Here’s an Easy Recipe for Making Modeling Chocolate
First: Why The Different Measurements?
Because different types of chocolate are made with different ingredients, we have included the four formulas for making modeling chocolate at home, no matter what your flavor. This recipe is for real chocolate or semi sweet chocolate chips. You can also try to use almond bark or candy melts, but some have quite a lot of vegetable shortening in them and can cause the chocolate clay to be oily or softer. If that happens, blot the extra oil with paper towels then, if your modeling chocolate is too soft, stick it in the refrigerator for a little while. Keep in mind when working with modeling chocolate that all modeling chocolate gets softer with the heat from your hands-if you find your piece getting to soft, just walk away for a little while and it will stiffen up.
Once your decorations are complete, let them sit at room temperature or in the refrigerator. Sitting lets them firm completely and will give you the sturdy chocolate decoration for you desserts that you need.
Dark Modeling Chocolate:
(You will want to use this recipe or the next modeling chocolate recipe if you are trying to make black modeling chocolate. Because it is already dark, you’ll use less black food coloring and get a better effect.)
7 ounces (200 grams) bittersweet chocolate, chopped or chips
1/4 cup (60 ml) light corn syrup
Semi-Sweet Modeling Chocolate:
7 ounces (200 grams) semi-sweet chocolate, chopped or chips
3 1/2 – 4 tablespoons light corn syrup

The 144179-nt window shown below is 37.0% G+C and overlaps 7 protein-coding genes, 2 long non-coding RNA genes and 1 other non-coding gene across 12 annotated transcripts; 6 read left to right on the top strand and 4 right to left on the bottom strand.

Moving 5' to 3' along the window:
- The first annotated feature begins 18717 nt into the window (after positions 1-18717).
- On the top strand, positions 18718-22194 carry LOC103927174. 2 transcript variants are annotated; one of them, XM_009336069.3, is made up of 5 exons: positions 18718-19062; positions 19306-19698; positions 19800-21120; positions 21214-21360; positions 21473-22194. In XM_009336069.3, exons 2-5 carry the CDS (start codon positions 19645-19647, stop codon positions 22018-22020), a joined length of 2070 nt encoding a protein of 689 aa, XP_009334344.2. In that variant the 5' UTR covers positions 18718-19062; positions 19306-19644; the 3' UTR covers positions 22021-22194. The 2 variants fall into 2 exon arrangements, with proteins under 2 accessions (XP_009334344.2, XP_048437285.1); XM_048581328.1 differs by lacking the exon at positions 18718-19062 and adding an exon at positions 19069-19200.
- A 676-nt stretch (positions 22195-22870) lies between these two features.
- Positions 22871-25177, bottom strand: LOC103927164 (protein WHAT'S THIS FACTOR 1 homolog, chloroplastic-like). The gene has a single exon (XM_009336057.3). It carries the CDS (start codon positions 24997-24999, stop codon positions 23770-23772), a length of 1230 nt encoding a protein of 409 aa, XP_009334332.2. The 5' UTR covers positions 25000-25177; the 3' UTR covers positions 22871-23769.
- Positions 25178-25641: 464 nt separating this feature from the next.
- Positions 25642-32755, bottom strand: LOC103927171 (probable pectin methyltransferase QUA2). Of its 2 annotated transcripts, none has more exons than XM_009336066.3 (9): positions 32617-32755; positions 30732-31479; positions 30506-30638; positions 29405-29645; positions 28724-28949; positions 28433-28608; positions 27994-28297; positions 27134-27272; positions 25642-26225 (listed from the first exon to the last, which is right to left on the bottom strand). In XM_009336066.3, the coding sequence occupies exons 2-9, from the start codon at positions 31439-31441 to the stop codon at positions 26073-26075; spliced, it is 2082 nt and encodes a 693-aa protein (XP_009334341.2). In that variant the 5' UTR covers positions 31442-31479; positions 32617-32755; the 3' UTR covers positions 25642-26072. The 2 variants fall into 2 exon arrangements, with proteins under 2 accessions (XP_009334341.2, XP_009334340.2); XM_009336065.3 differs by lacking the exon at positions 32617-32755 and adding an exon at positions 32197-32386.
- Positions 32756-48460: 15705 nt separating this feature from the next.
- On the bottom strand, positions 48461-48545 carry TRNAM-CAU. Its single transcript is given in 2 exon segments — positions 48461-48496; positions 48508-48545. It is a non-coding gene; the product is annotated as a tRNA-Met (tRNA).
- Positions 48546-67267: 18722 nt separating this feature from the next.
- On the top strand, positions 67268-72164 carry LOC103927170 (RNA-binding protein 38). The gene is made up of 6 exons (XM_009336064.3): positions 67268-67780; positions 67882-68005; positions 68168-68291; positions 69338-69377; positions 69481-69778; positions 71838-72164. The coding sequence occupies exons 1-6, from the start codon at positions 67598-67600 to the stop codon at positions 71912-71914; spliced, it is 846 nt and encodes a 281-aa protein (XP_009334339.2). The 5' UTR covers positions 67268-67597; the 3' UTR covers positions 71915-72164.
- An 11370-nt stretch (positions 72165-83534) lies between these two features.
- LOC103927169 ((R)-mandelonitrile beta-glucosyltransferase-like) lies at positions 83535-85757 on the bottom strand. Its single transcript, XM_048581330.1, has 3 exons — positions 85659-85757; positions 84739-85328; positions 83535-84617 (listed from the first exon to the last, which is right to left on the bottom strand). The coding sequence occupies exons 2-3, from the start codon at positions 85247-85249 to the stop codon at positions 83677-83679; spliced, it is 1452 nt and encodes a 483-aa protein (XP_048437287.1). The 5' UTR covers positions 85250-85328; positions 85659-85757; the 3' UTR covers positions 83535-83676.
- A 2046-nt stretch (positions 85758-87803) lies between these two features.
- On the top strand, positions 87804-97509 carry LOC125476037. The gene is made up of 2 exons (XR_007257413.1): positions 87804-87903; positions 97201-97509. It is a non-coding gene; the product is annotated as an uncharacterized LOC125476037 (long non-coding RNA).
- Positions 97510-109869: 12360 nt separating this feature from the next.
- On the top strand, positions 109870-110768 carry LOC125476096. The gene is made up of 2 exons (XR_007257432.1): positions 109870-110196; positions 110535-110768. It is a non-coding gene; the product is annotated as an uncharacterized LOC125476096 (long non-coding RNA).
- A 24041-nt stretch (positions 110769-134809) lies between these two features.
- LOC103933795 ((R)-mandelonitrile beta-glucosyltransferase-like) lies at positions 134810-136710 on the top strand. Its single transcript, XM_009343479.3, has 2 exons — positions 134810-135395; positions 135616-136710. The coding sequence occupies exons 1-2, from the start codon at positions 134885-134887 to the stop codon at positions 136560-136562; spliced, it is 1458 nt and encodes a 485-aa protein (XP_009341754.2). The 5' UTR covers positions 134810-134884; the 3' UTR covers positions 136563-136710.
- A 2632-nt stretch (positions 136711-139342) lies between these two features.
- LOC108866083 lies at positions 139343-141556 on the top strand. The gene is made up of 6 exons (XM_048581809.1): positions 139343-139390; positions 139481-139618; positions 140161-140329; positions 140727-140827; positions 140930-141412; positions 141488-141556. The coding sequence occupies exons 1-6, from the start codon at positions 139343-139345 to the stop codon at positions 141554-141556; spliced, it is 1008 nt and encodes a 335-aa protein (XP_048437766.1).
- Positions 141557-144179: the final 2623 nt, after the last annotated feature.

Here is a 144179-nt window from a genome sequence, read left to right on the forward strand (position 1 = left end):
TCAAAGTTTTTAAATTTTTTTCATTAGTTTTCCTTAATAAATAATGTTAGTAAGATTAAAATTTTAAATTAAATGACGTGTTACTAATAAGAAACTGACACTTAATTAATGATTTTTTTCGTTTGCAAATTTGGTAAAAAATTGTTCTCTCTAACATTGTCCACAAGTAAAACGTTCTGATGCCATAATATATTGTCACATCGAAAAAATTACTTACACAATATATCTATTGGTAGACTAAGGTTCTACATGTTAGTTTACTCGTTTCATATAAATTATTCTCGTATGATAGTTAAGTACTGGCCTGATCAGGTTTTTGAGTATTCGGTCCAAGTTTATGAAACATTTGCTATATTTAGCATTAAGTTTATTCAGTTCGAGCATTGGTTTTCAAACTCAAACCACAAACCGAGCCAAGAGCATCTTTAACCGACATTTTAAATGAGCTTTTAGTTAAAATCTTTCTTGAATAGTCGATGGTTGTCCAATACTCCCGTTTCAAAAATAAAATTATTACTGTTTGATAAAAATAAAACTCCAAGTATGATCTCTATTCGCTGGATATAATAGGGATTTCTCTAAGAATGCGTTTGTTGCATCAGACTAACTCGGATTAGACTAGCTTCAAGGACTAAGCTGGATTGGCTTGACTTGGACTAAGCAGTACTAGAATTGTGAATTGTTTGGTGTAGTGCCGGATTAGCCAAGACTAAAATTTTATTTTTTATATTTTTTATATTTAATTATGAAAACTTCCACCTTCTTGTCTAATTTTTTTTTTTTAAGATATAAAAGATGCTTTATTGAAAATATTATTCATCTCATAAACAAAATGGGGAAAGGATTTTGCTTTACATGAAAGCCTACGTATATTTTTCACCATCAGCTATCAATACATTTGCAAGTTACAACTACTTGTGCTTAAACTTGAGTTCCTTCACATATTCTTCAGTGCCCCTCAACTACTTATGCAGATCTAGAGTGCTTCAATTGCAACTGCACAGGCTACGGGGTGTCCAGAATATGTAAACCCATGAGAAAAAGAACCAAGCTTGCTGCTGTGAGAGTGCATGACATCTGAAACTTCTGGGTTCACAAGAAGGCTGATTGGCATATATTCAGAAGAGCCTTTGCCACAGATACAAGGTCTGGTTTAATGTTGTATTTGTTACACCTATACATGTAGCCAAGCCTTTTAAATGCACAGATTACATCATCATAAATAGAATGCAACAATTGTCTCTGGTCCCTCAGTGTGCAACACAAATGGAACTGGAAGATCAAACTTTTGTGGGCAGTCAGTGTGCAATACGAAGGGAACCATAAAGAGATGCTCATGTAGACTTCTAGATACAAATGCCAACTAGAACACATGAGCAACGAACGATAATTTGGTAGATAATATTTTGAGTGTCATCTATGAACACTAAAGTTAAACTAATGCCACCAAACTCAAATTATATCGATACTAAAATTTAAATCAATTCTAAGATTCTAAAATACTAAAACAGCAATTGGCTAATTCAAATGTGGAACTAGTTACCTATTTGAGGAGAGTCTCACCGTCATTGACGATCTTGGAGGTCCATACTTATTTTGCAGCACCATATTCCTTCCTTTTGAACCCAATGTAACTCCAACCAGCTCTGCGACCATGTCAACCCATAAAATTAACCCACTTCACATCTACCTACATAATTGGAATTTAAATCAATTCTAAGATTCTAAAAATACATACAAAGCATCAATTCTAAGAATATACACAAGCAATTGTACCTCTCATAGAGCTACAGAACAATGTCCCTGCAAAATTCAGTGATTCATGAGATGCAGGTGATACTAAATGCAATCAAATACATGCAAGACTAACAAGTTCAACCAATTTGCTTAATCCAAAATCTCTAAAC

White Modeling Chocolate:
(you can color this with gel food coloring or paint after its been formed with gel food coloring and vodka or gel food coloring and a little corn syrup mixed together)
7 ounces (200 grams) white chocolate, chopped or chips
1 1/2 – 2 tablespoons light corn syrup
Milk Modeling Chocolate:
7 ounces (200 grams) Milk Chocolate or chips
2 1/2 – 3 tablespoons light corn syrup
1) First, melt your chocolate in a double boiler (you can also use a metal bowl over a pot of simmering water).
2) Stir your chocolate until it is fully melted.
3) Remove your melted chocolate from the heat and stir a little more to make sure that it is completely melted.
4) Add the corn syrup to the melted chocolate. (Your chocolate will start to get very thick and clay like pretty fast). Keep stirring until completely combined.
5) Put the modeling chocolate into a sturdy plastic freezer bag and refrigerate or leave at room temperature until firm (appx 2 hours). This is a step I often skip and it still works out.
6) When the modeling chocolate is firm, knead the chocolate until it is soft enough to work with. If you find it too hard to work with, cut it off into small pieces (skip the refrigerator next time), and knead until soft and pliable. You should grease the counter or table where you are working with oil or non stick spray so the chocolate won’t stick.
7) You did it! Now make something just like you would out of regular clay-flowers, letters, animals-there really is no limit other than your imagination.
What if you don’t use it all? Well, if it is wrapped well, it should keep for months-although its really hard to be sure because anytime I have extra, I let the kids make little characters and eat them
When I am making an intricate decoration, and don’t want to chance it distorting, I place wax paper on a cookie sheet and use it as my work space. When the shape is perfect I will set the entire pan in the fridge to avoid handling it while soft. Sometimes, I use ice packs from the freezer and set them beneath my cookie sheet so that the surface of the pan is extremely cold and the modeling chocolate sets faster.